Special Matthew (M): Material found in Matthew alone. Like double tradition, much of it is sayings material (for instance, the parables in Matthew 25:1-13 and 25:31-46), with a few exceptions (i.e. the Temple tax in Matthew 17:24-27). Some of it can also be found embedded within triple tradition material; for instance, Judas’ death and the brief reference to Pilate’s wife in Matthew 27.

Special Luke (L): Material found only in Luke, usually narrative material like the announcement to Zechariah and John the Baptist’s birth, the Annunciation and Visitation, the boy Jesus in the Temple and the Road to Emmaus, and also saying materials like the parables of the Good Samaritan and the Prodigal Son.

Special Mark: Material found only in Mark. Unlike M or L, there is very little ‘special Mark’ material that it’s hardly a separate category by itself. A few examples we can give here are: Jesus healing a deaf and mute man using His spittle and fingers (7:31-37), Jesus healing a blind man in Bethsaida (8:22-25), and the young man “clothed with a linen cloth over his naked body” in Gethsemane (14:51-52).

These are essentially the main elements. (One should keep in mind however that these categories are not water-tight.) Most of the materials in the three gospels usually fit one of these four or five categories. But there are four complications, if you will:

M Material in Triple Tradition: Material unique to Matthew embedded in triple tradition material and would make no sense outside of context; for example, Jesus’ conversation with John the Baptist just before His baptism in 3:14-15.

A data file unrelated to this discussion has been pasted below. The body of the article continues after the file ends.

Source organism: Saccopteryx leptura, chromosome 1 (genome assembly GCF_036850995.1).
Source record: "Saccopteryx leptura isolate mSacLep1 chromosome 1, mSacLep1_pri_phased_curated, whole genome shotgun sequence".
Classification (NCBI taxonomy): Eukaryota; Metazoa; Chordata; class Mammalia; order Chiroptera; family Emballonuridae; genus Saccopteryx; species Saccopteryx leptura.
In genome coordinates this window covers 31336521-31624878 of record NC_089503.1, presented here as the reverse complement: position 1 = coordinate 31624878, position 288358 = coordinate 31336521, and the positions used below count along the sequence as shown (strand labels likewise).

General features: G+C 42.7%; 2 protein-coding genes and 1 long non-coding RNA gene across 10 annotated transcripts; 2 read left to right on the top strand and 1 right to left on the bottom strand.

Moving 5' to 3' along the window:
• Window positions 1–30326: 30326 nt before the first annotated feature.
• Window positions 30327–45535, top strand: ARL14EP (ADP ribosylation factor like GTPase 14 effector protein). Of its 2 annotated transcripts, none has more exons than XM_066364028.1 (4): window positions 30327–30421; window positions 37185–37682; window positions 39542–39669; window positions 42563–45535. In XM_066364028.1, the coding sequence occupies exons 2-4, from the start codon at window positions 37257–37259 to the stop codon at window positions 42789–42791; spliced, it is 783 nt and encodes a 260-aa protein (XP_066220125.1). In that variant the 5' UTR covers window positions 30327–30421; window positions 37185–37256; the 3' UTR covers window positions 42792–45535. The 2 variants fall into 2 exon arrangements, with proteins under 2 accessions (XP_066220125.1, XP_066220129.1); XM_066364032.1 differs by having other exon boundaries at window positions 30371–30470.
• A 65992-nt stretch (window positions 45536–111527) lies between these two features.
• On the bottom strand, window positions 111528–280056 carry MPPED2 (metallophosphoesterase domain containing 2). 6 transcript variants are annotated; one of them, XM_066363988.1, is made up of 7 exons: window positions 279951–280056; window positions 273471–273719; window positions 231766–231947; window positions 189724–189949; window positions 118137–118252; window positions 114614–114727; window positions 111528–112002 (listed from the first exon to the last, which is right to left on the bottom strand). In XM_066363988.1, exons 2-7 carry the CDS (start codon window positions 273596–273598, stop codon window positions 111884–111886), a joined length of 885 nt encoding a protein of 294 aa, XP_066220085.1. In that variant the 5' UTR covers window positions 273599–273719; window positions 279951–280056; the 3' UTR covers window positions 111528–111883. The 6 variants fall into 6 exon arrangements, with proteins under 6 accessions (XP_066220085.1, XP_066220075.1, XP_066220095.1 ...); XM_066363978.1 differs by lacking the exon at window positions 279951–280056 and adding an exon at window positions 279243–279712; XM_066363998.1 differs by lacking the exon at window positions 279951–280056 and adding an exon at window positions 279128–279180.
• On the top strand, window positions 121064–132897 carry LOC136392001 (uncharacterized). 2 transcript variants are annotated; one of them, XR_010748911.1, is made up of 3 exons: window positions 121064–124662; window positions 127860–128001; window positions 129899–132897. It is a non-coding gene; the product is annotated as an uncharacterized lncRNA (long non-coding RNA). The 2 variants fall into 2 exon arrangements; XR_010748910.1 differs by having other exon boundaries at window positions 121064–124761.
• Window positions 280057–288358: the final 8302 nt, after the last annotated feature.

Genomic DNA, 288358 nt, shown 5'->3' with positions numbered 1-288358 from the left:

Lukan Triple Tradition: Three pericopes or passages which have parallels in Matthew and Mark and might be described as Lukan versions of triple tradition material (the rejection at Nazareth at 4:16-30; the call of the first disciples at 5:1-11; the anointing of Jesus at 7:36-50).

Not-quite Triple Tradition: Material found in Matthew and Mark but not in Luke (cf. Matthew 14:34-3; Mark 6:53-56), or in Mark and Luke but not in Matthew (for example, the woman at the treasury; Mark 12:41-44; Luke 21:1-4). These are not, strictly speaking, triple tradition material since they occur in only two out of the three gospels, but they are akin to triple tradition because they appear in the Markan order.

When Mark is not the middle term: Some material halfway between triple and double tradition. Appears in all three synoptics but unlike triple tradition, features substantial agreement between Matthew and Luke against Mark. Major examples of these are the story of John the Baptist (Matt. 3:11-12; Lk. 3:15-17; cf. Mk. 1:7-8); the temptation (Matthew 4:1-11; Luke 4:1-13; cf. Mark 1:12-13); the Beelzebul controversy (Matt. 12:22-37; Lk. 11:14-23; cf. Mk. 3:22-30); the parable of the mustard seed (Matt. 13:31-32; Lk. 13:18-19; cf. Mk. 4:30-32) and the mission of the disciples (Matt. 10:1-15; Lk. 9:1-6, 10:1-12; cf. Mk. 6:6b-13).


So where does Q come from?

Essentially, it’s an attempt to explain ‘double tradition’, the material shared by Matthew and Luke but not Mark. One of the pillars of the two-source hypothesis is that Matthew and Luke could not have known or made use of the other’s gospel, since there are huge differences between them which seem to point in that direction (cf. the infancy narratives and the genealogies; M and L material essentially). Therefore, for adherents of the theory, the only thing that could explain double tradition is a third document that Matthew and Luke would have supposedly used. They both supposedly used the same document, but they used it independently of each other.